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Re: Holly's Practice Diary [Re: HollyBytheLake] #2822679
03/04/19 10:54 AM
03/04/19 10:54 AM
Joined: Feb 2019
Posts: 175
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Hi HollyBytheLake, Yes you are right I missed some parts of the thread as it was long. I am like you, I analyze a lot and make plans too. I try to limit myself though.

The difficulty with the piano is that it is a complex activity which requires the combination of many different skills. So the diagnostic is not always easy for a beginner, thats why it is important, especially if you do not have a teacher, to stick to the fundamentals. Getting right the basic components like scales and arppegios ..... I know many people find them boring and some even find them useless, but I am probably old school so for me they were not boring and proved quite usefull.

Many people consider scales as just technical exercices but in fact they are music too and are part of many great pieces. So the challenge is to make them sound like real music when practising. A great virtuoso said that you should not not practice them but play them. And there are so many ways to vary the scales, arpeggios and other technical components: staccato in one hand and legato on the other, accent one note every 2, 3, 4 or 5 in the scale, contrary motion, different rythm in each hand, .... the list is almost endless and can teach a great deal as to how coordinate your hands, and play in a fluid manner.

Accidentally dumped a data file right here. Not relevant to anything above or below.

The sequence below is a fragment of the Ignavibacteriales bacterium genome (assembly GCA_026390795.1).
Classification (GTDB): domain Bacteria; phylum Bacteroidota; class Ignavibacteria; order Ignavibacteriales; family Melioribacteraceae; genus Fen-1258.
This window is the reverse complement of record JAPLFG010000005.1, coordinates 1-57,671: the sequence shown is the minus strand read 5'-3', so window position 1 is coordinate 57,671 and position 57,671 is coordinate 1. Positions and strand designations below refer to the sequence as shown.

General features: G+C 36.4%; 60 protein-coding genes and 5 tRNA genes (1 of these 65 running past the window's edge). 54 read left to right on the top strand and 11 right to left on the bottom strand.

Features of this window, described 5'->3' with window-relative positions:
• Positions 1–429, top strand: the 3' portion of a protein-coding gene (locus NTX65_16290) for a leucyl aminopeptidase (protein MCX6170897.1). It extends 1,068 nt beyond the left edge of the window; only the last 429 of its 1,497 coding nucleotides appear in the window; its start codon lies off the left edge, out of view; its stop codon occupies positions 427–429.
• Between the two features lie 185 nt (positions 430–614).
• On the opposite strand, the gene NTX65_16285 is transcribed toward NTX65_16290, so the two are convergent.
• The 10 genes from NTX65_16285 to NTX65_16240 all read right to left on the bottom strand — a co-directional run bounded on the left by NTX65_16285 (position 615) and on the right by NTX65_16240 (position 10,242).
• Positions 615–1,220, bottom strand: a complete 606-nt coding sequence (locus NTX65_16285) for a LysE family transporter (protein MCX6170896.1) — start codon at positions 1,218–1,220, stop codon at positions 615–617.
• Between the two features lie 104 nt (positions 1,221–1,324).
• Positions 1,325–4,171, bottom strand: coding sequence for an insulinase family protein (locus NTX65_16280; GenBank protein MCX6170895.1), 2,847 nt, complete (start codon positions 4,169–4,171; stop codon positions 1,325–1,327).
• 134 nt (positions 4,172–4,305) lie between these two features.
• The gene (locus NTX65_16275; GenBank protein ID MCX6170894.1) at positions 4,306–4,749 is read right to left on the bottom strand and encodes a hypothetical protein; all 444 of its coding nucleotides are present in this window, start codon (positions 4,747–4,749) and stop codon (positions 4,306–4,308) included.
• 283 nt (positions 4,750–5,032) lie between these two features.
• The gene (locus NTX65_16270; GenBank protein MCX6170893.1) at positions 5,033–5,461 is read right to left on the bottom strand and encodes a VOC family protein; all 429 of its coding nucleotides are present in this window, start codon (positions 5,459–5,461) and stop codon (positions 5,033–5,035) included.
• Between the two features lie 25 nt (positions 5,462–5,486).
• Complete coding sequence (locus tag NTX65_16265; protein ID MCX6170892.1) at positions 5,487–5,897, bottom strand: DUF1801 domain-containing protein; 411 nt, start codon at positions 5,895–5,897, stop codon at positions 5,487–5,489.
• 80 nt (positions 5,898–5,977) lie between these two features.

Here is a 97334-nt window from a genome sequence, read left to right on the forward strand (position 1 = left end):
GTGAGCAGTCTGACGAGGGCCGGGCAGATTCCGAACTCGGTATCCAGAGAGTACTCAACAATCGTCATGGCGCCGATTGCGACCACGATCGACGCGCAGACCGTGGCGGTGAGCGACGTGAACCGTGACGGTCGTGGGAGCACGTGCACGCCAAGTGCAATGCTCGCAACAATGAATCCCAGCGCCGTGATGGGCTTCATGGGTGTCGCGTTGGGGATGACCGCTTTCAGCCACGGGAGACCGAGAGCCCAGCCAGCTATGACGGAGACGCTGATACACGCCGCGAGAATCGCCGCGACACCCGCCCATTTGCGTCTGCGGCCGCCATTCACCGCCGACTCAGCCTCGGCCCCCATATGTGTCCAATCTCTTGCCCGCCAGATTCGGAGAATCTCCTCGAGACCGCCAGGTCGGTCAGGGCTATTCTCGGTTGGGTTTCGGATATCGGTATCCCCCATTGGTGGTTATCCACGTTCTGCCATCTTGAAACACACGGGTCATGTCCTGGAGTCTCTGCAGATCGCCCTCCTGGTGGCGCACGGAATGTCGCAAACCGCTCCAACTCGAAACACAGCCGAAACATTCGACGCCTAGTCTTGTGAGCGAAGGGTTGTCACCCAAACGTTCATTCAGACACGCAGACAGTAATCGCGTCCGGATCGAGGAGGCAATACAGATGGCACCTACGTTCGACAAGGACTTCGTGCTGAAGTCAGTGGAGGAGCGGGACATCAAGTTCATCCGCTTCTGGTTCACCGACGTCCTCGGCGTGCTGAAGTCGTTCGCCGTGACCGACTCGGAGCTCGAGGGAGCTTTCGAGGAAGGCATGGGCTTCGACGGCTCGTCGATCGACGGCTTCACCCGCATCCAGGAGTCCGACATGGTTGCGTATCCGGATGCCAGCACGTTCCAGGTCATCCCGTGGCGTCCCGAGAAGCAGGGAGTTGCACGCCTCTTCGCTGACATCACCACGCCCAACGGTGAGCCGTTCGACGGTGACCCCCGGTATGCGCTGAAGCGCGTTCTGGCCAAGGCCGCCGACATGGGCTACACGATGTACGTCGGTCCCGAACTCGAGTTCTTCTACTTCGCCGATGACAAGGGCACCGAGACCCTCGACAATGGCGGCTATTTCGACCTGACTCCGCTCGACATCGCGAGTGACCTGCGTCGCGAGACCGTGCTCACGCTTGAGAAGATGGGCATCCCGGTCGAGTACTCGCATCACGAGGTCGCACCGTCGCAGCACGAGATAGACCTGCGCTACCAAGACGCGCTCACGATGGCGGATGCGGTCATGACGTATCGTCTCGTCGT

Progress in piano is quite slow, so comparing one day with the next can only bring up and downs. Best is to do a check once in a month. For example take what you used to play/practice 2 months ago or more and see how it goes. You will almost surely notice that you have made progress and what was difficult some time ago has become much easier (hopefully). That will fuel your motivation.

Anyway good luck.

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Re: Holly's Practice Diary [Re: HollyBytheLake] #2822741
03/04/19 02:29 PM
03/04/19 02:29 PM
Joined: Jan 2019
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Thanks again Sidokar.

I'm not actually anti-scales or arpeggios and put in some time with them every day. (Yes, Richard, I know you disapprove.)

I use the scales, chords, arpeggios and finger exercises of Faber, Snell, and RCM to get a variety of approaches. And it's a middle of the road path for me. I'm doing some keyes laid out by method teachers to be gradually learned and refined over time as opposed to trying to master all 48+ as quickly as possible. The debate on PW and every pianist I meet is somewhere between the two worlds of scales, etc. are "Everything and must be learned as quickly as possible," and the opposite of "Dear lord, leave it until you have a teacher or you'll be horrible."

They're just not my favorite. I put in some work on them anyway.


but think how good I could be in five years...
Re: Holly's Practice Diary [Re: HollyBytheLake] #2822768
03/04/19 03:48 PM
03/04/19 03:48 PM
Joined: Apr 2018
Posts: 4,783
Tyrone Slothrop Online content
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Originally Posted by HollyBytheLake
I'm not actually anti-scales or arpeggios and put in some time with them every day. (Yes, Richard, I know you disapprove.)